Fri07252014

News

Downtown green park pops up again in August

Downtown green park pops up again in August


Ellie Van Houtte/Town Crier
The Third Street Green debuts Aug. 3 on the 300 block of State Street in downtown Los Altos.

Another temporary park is poised to pop up in downtown Los Altos this summer.

According to Brooke Ray Smith, community devel...

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Schools

MVLA rolls out laptop integration this fall

MVLA rolls out laptop integration this fall


Town Crier File Photo
Starting in the fall, daily use of laptops in the classroom will be standard operating procedure for students at Los Altos and Mountain View high schools as the Mountain View Los Altos Union High School District launches a pil...

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Community

Generations blend behind the scenes at 'Wizard of Oz'

Generations blend behind the scenes at 'Wizard of Oz'


Altos Youth Theatre and Los Altos Stage Company rehearse a scene from “The Wizard of Oz.” ELIZA RIDGEWAY/ TOWN CRIER

A massive troupe of young people and grownups gathered in Los Altos this summer to stage the latest iteration of a childhood sta...

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Sports

Football in July

Football in July


Town Crier file photo
Mountain View High’s Anthony Avery is among the nine local players slated to play in tonight’s Silicon Valley Youth Classic.

Tonight’s 40th annual Silicon Valley Youth Classic – also known as the Charlie...

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Comment

Pools should be included: Editorial

Los Altos residents should be receiving calls this week from city representatives conducting a survey to determine priorities for a revamped Hillview Community Center.

Notice that we did not say “civic center” – chastened by a lack of public support...

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Special Sections

Looking for life without lows, local diabetic tests artificial pancreas

Looking for life without lows, local diabetic tests artificial pancreas


Photo by Ellie Van Houtte/Town Crier
Dr. Trang Ly, left, reviews blood sugar readings on a smartphone with Los Altos resident Tia Geri, right, and fellow participant Noa Simon during a closed-loop artificial pancreas study for Type 1 diabetics.
...

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Business

Palo Alto law firm coming to 400 Main

Palo Alto law firm coming to 400 Main


Ellie Van Houtte/ Town Crier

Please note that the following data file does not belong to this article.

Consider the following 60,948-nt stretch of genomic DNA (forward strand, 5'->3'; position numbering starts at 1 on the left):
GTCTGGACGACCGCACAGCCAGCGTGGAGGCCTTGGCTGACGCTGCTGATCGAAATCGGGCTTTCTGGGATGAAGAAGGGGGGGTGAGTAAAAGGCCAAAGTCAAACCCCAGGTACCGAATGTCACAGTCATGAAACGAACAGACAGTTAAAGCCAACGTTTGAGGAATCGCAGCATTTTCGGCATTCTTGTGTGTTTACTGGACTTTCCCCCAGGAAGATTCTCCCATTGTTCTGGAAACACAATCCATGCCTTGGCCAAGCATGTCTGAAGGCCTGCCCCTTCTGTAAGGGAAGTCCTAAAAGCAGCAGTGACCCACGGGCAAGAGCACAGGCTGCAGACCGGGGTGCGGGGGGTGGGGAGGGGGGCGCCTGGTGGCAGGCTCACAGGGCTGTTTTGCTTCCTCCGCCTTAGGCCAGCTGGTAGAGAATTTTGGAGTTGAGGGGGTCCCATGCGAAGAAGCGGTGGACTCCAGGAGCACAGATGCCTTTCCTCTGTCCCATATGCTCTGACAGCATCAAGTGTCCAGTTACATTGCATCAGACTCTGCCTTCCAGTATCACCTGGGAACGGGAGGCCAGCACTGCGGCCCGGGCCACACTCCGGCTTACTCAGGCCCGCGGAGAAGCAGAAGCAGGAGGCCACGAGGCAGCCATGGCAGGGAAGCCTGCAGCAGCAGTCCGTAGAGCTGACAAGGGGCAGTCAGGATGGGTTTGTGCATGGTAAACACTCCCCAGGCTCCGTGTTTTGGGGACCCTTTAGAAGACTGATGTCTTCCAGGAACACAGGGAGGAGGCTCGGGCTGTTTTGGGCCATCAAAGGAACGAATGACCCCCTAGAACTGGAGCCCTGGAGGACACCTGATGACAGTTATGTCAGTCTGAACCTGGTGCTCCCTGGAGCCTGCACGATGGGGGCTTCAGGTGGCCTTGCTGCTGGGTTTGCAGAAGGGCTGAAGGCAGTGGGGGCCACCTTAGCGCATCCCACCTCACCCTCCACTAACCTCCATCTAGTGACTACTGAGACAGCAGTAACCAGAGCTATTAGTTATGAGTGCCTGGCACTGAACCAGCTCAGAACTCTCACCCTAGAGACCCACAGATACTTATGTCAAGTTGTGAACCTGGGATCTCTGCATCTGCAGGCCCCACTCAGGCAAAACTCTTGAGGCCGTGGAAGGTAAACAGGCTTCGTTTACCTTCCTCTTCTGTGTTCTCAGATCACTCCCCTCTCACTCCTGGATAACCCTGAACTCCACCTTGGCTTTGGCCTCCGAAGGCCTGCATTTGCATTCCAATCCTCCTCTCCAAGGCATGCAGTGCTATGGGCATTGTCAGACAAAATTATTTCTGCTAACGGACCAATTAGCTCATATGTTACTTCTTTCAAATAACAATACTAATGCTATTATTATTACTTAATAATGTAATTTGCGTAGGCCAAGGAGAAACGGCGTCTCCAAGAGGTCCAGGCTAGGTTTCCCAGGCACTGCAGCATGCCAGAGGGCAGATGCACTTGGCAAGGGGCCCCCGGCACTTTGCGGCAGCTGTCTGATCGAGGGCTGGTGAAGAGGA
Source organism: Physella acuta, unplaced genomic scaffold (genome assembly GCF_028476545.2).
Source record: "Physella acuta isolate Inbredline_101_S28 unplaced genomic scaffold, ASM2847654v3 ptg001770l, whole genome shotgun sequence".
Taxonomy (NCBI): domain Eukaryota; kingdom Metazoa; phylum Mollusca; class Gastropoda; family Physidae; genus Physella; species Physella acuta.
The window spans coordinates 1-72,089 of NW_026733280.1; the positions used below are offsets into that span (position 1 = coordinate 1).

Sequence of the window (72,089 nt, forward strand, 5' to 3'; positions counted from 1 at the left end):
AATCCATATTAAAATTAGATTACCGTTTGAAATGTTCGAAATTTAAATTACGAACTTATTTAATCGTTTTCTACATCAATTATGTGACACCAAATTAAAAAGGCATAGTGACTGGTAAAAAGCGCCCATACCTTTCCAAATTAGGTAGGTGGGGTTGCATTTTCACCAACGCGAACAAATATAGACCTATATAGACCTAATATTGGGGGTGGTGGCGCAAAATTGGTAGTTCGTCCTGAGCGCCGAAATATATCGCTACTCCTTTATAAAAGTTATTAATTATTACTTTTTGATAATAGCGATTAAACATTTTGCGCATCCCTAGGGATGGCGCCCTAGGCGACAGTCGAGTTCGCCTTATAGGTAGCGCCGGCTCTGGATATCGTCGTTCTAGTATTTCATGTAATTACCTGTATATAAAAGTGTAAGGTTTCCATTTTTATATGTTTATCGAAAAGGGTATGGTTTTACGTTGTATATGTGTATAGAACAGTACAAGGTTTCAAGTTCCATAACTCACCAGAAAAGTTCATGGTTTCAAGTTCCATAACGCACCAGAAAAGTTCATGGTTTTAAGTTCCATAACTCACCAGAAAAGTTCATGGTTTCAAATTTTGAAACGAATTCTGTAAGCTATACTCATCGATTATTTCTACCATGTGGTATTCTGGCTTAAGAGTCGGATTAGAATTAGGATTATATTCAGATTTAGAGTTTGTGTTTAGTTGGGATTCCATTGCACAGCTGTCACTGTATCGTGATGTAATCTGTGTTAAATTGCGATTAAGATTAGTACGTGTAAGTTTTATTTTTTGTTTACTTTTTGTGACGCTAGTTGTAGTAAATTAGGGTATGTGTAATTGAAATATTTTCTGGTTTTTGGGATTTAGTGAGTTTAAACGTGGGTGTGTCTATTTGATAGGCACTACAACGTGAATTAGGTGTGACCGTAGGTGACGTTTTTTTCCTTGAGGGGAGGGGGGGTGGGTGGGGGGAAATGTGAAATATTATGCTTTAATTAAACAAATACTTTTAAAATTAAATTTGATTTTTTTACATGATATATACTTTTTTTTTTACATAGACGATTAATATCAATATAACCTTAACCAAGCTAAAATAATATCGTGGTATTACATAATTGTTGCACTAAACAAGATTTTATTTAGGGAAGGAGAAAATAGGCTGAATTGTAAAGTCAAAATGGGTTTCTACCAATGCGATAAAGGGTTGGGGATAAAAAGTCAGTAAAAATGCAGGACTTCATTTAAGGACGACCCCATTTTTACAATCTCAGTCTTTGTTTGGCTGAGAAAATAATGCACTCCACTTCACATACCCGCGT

Longtime Palo Alto law firm Thoits, Love, Hershberger & McClean plans to open an office at 400 Main St. in Los Altos after construction is complete in November.

A longtime Palo Alto law firm plans to expand int...

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Books

"Frozen in Time" chronicles harrowing WWII rescue attempts


Many readers can’t resist a true-life adventure story, especially those that shine a spotlight on people who exhibit supreme courage in the face of adversity and end up surviving – or not – against the odds.

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People

RICHARD PATRICK BRENNAN

RICHARD PATRICK BRENNAN

Resident of Palo Alto

Richard Patrick Brennan, journalist, editor, author, adventurer, died at his Palo Alto home on July 4, 2014 at age 92. He led a full life, professionally and personally. He was born and raised in San Francisco, joined the Arm...

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Travel

Travel Tidbit: Ritz-Carlton, Lake Tahoe offers spa getaway

Travel Tidbit: Ritz-Carlton, Lake Tahoe offers spa getaway


Courtesy of Ritz-Carlton
The Ritz-Carlton in Lake Tahoe offers fall getaway packages that include spa treatments and yoga classes.

Fall in North Lake Tahoe boasts crisp mornings and opportunities to spend quality time in the mountains. Specially ...

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Stepping Out

PYT stages 'Shrek'

PYT stages 'Shrek'


Lyn Healy/Spotlight Moments Photography
Dana Cullinane plays Fiona in Peninsula Youth Theatre’s “Shrek The Musical.”

Peninsula Youth Theatre presents “Shrek The Musical” Saturday through Aug. 3 at the Mountain View Center for the Performing Arts...

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Spiritual Life

Foothills Congregational: 100 years and counting